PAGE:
Georgia’s second most important cultural city is also one of the continent’s oldest, offering a glimpse at a fascinating past
Located in western Georgia, Kutaisi is a world unto itself, as the former capital of several different kingdoms ruled by Greeks, Byzantines, and Georgians, to name a few. As a result, Kutaisi is home to some of the country’s most important historical and cultural landmarks. It’s one of Europe’s oldest cities, surrounded by a wealth of natural beauty – there are hot springs, nature parks, lakes, canyons, and mountains waiting to be explored. The city’s charm lies in its rich heritage and old-world atmosphere, which is distinctly different from the old-meets-new character of the capital, Tbilisi. As the former site of so many power struggles, Kutaisi is full of ancient character; like Tbilisi, it also has its fair share of churches.
Kutaisi is the capital city of the Imereti region, which takes its name from the former Kingdom of Imereti. Set along the Rioni river, this was a separate kingdom within Georgia during the 1400s established by the royal house of Bagrationi. The Imereti region today is best known for its mulberries and grapes – the latter is a vital part of Georgian cuisine, from its traditional qvevri wines to desserts and snacks that use grape juice as a primary ingredient. Imereti is also known for having a distinct subtropical climate, making it a popular low-key destination for outdoor activities and eco-tourism.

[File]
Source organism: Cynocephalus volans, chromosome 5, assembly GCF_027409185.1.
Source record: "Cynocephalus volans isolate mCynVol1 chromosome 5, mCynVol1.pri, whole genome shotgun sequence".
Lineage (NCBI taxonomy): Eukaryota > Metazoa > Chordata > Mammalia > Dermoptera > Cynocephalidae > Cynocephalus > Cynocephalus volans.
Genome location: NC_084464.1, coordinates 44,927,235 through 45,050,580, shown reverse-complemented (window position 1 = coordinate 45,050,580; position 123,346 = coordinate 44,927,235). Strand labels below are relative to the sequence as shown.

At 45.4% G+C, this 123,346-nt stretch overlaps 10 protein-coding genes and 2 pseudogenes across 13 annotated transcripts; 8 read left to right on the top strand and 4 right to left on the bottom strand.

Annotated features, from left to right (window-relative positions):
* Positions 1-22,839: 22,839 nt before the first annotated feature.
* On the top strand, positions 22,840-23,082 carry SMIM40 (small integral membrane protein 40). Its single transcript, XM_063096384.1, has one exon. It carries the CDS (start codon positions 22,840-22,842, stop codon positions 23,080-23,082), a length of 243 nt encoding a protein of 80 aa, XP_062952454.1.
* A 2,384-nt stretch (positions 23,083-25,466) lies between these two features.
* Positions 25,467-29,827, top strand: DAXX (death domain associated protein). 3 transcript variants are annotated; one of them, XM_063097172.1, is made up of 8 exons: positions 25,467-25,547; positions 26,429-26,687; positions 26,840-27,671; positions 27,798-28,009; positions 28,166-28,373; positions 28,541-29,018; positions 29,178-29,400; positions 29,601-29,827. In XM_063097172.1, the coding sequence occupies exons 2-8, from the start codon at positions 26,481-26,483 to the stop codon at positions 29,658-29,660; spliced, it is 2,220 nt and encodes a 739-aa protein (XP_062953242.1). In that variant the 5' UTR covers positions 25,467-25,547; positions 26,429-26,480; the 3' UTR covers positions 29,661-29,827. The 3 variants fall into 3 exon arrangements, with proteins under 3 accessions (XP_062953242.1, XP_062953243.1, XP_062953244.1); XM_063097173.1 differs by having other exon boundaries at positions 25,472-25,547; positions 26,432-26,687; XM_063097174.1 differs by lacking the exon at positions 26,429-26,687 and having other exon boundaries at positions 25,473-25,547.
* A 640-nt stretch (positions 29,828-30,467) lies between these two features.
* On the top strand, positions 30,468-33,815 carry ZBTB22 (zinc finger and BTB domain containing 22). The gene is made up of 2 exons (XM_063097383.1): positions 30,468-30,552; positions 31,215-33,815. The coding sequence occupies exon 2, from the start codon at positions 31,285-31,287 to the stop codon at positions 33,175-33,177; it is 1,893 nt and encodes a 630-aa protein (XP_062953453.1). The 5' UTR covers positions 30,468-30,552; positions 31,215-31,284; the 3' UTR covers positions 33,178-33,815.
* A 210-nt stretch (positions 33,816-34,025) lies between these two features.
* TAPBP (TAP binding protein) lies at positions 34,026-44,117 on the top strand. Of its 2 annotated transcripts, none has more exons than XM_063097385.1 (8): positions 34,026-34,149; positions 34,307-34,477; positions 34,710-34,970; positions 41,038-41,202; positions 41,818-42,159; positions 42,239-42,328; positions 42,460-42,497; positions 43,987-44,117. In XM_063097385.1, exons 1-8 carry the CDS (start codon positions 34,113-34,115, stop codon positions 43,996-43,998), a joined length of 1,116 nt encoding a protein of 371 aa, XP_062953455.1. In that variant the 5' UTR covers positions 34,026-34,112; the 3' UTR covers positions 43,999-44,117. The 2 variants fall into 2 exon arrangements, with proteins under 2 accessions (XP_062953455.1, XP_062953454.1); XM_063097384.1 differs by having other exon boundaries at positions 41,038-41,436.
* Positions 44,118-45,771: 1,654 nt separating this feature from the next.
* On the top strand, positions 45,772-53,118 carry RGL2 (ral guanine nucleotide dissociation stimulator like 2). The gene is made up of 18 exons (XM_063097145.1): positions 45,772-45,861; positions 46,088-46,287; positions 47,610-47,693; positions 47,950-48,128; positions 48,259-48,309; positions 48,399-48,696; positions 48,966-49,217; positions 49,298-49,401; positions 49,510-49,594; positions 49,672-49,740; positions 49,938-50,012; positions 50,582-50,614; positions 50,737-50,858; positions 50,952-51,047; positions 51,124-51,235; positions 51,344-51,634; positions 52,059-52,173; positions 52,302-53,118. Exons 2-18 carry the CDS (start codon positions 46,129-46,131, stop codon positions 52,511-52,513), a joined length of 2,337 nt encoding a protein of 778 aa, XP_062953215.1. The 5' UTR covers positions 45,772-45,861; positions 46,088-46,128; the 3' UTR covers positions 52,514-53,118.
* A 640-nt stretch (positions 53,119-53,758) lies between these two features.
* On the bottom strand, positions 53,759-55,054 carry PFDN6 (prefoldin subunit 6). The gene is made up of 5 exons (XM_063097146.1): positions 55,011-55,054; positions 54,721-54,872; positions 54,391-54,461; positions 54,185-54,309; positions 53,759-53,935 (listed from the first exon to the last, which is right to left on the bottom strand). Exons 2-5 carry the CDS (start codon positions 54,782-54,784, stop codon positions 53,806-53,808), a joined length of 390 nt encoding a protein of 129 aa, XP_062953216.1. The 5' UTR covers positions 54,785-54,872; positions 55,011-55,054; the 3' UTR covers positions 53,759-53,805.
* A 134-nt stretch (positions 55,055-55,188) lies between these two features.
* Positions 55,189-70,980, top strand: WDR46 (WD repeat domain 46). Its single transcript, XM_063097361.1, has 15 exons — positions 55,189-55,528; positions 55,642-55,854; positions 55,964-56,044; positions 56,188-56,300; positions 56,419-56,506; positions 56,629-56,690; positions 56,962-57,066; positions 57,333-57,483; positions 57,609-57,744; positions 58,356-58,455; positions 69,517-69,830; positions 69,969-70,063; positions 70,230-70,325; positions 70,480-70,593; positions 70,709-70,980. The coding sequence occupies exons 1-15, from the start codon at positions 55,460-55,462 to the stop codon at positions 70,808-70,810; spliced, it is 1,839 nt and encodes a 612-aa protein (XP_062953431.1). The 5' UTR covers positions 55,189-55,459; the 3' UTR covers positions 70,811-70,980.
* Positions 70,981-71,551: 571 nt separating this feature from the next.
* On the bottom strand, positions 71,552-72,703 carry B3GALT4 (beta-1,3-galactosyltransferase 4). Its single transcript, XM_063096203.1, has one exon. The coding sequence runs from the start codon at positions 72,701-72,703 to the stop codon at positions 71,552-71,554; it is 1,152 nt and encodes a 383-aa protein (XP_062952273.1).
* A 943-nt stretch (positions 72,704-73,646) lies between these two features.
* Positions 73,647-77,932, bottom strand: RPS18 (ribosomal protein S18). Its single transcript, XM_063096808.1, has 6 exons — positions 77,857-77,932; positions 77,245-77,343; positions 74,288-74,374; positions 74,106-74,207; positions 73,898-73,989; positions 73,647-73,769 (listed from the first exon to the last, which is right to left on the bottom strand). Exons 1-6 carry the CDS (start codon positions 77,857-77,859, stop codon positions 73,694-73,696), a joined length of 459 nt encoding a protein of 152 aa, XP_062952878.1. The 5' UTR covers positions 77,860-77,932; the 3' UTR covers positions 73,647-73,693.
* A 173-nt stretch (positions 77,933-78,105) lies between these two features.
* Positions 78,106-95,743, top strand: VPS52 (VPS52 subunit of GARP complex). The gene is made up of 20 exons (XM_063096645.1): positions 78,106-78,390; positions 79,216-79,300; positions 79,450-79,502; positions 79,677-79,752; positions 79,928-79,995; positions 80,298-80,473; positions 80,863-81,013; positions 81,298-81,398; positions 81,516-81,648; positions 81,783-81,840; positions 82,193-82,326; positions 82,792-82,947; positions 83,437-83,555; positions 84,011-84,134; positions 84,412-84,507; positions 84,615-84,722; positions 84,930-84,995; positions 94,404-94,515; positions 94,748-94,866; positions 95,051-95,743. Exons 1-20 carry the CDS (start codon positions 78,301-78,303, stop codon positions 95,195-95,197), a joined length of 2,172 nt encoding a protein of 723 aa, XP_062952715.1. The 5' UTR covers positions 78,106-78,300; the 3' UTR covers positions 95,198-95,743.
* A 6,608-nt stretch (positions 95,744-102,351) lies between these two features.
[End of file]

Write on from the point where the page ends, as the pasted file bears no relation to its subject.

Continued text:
Its most ancient origins date back to the 13th century BC when it was known as Colchis, an ancient Greek kingdom. Colchis was famously known as the home of the Golden Fleece in Greek mythology, a fabled land of riches and luxury ruled by the demigod King Aeëtes. As a result of this storied origins, it’s natural that Colchis is often seen as the heart of Georgian social history – it was also home to many distinct tribes that lived around the Black Sea.
Things to do
The two main sites to see here are the Bagrati Cathedral and Gelati monastery complex – the latter is just outside the city, and represents the best of Georgia’s Golden Age between the 11th and 13th centuries. Even today, the functioning monastery is home to many rare manuscripts and relics, and is a UNESCO World Heritage Site. The Bagrati Cathedral, sometimes known simply as the Kutaisi Cathedral or Cathedral of the Dormition, is an iconic Kutaisi landmark that sits atop Ukimerioni Hill.
Along the way, drop by the Colchis Fountain in the city centre, named for the ancient Greek kingdom on the same site where Kutaisi sits now. Just around the corner is the leafy green refuge of Kutaisi Park.
Just outside the city are a plethora of fascinating destinations, including an ex-Soviet spa resort (Tskaltubo), the ancient Motsameta monastery complex, dinosaur remains, and the Prometheus Cave Natural Monument, which is purportedly the site where legendary Prometheus was chained by the Greek gods. There’s also the Chiatura, an old Soviet mining town with a functioning tramway. Many places are accessible by shared minibuses or marshrutkas.